Before hip-hop and punk, there was boogaloo – a quintessentially New York rhythm that defined a generation. Boogaloo was a sound that collided Afro-Cuban rhythms like mambo and cha cha with homegrown blues and R&B. It was a sound forged by Puerto Rican New Yorkers and their African-American neighbors, a sound that cast off genre boundaries in favor of something that spoke to New York’s Puerto Rican teens, who were one of the first generations to experience the bicultural realities of U.S. Latinidad. Much the way that hip-hop en español does today, boogaloo captured the spirit of youth culture, taking a popular mainstream style and setting it to a rhythm that made sense to Latino New York.
By the late 1960s, younger boogaloo musicians saw their music squashed by salsa’s heavy hitters. The new generation often lacked the resources and technical training of their salsa counterparts, and would play clubs for far less than the more established artists like Tito Puente. As boogaloo practitioners lost out to the bulldozing force of Fania Records, the sound fell out of favor to the crystallizing salsa movement.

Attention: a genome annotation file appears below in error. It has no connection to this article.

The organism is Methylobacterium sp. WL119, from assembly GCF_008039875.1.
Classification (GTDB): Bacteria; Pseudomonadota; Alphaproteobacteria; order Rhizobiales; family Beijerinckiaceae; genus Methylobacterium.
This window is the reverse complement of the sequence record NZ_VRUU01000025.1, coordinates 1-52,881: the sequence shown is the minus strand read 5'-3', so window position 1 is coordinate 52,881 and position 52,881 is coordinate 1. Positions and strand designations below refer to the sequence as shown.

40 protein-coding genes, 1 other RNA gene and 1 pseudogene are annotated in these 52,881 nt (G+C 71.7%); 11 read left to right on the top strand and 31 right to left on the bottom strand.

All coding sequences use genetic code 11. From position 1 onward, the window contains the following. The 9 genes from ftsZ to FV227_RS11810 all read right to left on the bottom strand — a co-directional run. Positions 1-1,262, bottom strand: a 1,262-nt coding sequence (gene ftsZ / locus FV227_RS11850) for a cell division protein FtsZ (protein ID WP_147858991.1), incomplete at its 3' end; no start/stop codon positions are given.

We Like It Like That, a 2015 documentary directed by Mathew Ramirez Warren, sets out to capture the monumental force of boogaloo in 1960s New York. Through oral history, archival footage, and interviews with iconic artists like Johnny Colón, Joe Bataan, and Richie Ray, Ramirez Warren paints a vivid portrait of how the movement changed the lives of a generation of Puerto Rican teenagers. With the film heading to iTunes and Amazon next week, we decided to catch up with Colón and Ramirez Warren to reflect on the film’s significance, and how boogaloo speaks to youth culture today.